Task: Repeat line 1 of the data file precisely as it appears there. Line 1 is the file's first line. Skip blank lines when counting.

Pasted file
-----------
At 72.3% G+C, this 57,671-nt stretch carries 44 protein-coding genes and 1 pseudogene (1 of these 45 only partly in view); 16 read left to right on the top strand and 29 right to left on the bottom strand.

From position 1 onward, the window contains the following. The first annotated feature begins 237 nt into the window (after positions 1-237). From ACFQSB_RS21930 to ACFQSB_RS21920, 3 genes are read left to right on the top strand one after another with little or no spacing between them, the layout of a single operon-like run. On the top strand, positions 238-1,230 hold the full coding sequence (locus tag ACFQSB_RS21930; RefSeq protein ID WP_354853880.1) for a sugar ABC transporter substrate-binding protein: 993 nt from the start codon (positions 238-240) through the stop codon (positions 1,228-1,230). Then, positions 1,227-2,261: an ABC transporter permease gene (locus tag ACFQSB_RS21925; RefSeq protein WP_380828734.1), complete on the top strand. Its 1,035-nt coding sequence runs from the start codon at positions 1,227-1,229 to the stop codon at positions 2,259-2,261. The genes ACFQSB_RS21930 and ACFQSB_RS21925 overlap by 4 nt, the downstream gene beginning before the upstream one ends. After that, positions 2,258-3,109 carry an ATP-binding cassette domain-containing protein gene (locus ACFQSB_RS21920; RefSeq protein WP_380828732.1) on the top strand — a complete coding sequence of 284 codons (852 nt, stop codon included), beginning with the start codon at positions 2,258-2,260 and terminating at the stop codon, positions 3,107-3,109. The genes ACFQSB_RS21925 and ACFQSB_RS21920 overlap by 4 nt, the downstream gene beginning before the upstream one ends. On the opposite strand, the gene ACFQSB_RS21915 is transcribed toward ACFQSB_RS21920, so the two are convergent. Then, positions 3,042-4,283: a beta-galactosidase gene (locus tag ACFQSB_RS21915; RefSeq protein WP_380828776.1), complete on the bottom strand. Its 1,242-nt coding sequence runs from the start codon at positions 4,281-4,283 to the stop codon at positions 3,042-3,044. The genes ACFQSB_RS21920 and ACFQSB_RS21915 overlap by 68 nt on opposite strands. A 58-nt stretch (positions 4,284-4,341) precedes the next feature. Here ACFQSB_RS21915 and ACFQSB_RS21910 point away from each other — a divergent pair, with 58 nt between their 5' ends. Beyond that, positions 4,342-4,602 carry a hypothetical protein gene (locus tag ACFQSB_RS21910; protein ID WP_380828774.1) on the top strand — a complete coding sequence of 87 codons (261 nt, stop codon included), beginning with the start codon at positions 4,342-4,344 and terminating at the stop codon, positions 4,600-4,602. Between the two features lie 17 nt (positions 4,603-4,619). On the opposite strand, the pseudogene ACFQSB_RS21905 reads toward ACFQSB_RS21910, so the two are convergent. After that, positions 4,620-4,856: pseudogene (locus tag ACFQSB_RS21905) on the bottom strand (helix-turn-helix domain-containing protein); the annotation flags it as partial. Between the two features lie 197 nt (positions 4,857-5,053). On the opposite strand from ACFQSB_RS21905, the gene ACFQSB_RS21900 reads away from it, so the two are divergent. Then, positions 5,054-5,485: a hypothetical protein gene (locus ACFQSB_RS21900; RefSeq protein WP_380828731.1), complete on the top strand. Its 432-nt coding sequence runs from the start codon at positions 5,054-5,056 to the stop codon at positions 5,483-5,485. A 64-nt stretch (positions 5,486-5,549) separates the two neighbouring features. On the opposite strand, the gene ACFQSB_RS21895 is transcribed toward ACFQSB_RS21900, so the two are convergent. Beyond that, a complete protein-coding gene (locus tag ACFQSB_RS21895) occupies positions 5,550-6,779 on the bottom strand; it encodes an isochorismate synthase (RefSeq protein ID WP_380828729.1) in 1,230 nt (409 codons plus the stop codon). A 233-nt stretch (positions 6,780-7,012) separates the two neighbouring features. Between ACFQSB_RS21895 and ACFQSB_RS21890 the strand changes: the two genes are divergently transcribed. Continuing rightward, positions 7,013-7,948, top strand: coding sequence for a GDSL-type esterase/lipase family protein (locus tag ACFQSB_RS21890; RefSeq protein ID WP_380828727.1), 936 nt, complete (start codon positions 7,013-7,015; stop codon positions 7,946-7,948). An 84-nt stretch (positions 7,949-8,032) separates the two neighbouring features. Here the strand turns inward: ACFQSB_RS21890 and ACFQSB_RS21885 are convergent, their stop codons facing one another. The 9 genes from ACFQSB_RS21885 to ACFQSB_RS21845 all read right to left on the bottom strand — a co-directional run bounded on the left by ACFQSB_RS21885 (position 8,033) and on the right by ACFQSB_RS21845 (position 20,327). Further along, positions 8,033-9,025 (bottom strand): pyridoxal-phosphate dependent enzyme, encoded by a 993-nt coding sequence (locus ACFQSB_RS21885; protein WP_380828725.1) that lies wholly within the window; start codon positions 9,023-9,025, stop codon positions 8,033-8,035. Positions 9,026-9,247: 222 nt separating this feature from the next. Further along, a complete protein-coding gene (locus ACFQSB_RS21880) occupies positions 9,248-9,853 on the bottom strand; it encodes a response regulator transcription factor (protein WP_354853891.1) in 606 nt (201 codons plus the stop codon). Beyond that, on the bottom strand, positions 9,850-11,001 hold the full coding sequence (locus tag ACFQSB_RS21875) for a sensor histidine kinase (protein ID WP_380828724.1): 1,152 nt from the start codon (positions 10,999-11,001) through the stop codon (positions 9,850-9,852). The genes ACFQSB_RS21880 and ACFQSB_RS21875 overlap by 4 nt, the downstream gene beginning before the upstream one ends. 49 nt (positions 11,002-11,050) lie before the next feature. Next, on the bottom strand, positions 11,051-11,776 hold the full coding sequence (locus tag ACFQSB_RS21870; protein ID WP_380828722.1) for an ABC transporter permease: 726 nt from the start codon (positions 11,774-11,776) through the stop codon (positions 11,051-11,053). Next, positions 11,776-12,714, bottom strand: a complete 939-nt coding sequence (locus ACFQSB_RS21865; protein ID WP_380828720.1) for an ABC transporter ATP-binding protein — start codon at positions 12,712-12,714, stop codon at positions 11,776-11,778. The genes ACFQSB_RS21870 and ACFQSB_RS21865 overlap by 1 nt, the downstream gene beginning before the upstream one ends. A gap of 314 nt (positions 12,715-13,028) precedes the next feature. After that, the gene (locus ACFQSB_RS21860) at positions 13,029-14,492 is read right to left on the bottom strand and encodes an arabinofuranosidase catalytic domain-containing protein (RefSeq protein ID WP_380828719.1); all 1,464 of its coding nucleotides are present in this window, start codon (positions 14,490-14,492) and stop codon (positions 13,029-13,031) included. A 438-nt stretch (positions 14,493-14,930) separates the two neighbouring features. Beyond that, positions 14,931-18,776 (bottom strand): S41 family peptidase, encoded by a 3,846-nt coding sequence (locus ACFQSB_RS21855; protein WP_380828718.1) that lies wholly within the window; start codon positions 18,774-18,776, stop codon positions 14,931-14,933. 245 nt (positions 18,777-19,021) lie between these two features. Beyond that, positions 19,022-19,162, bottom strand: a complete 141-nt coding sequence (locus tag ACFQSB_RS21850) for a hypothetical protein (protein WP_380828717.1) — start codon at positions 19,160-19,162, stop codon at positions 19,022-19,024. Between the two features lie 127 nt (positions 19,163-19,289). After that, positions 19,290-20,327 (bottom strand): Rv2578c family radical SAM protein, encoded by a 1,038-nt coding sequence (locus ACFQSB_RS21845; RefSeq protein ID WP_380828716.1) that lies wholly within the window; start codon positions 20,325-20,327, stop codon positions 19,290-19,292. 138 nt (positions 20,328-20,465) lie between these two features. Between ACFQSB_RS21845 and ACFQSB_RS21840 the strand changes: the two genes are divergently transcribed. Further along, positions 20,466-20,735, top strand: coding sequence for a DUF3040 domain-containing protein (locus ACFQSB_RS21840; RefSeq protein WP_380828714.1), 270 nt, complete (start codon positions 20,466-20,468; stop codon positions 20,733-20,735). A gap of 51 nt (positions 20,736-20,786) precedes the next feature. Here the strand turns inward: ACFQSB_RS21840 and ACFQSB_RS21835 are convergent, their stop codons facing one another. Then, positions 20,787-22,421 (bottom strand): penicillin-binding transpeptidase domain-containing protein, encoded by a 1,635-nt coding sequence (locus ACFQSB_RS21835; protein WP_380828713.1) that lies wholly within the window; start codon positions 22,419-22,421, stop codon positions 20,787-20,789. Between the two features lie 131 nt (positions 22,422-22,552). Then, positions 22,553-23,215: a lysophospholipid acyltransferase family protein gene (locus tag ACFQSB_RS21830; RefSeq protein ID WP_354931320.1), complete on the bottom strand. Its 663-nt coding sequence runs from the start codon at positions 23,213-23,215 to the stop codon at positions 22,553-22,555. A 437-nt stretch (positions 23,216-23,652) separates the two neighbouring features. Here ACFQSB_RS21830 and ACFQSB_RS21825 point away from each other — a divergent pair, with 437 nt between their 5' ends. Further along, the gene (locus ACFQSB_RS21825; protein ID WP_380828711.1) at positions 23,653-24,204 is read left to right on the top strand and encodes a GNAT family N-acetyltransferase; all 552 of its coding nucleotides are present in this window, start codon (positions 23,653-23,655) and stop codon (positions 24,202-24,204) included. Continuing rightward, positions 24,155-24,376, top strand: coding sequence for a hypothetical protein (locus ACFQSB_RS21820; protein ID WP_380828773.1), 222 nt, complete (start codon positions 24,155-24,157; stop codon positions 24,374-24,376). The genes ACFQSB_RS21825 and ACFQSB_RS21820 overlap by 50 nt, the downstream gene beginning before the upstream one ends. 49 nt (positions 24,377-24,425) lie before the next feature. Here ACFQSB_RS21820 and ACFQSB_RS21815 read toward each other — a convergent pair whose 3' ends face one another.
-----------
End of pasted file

At 72.3% G+C, this 57,671-nt stretch carries 44 protein-coding genes and 1 pseudogene (1 of these 45 only partly in view); 16 read left to right on the top strand and 29 right to left on the bottom strand.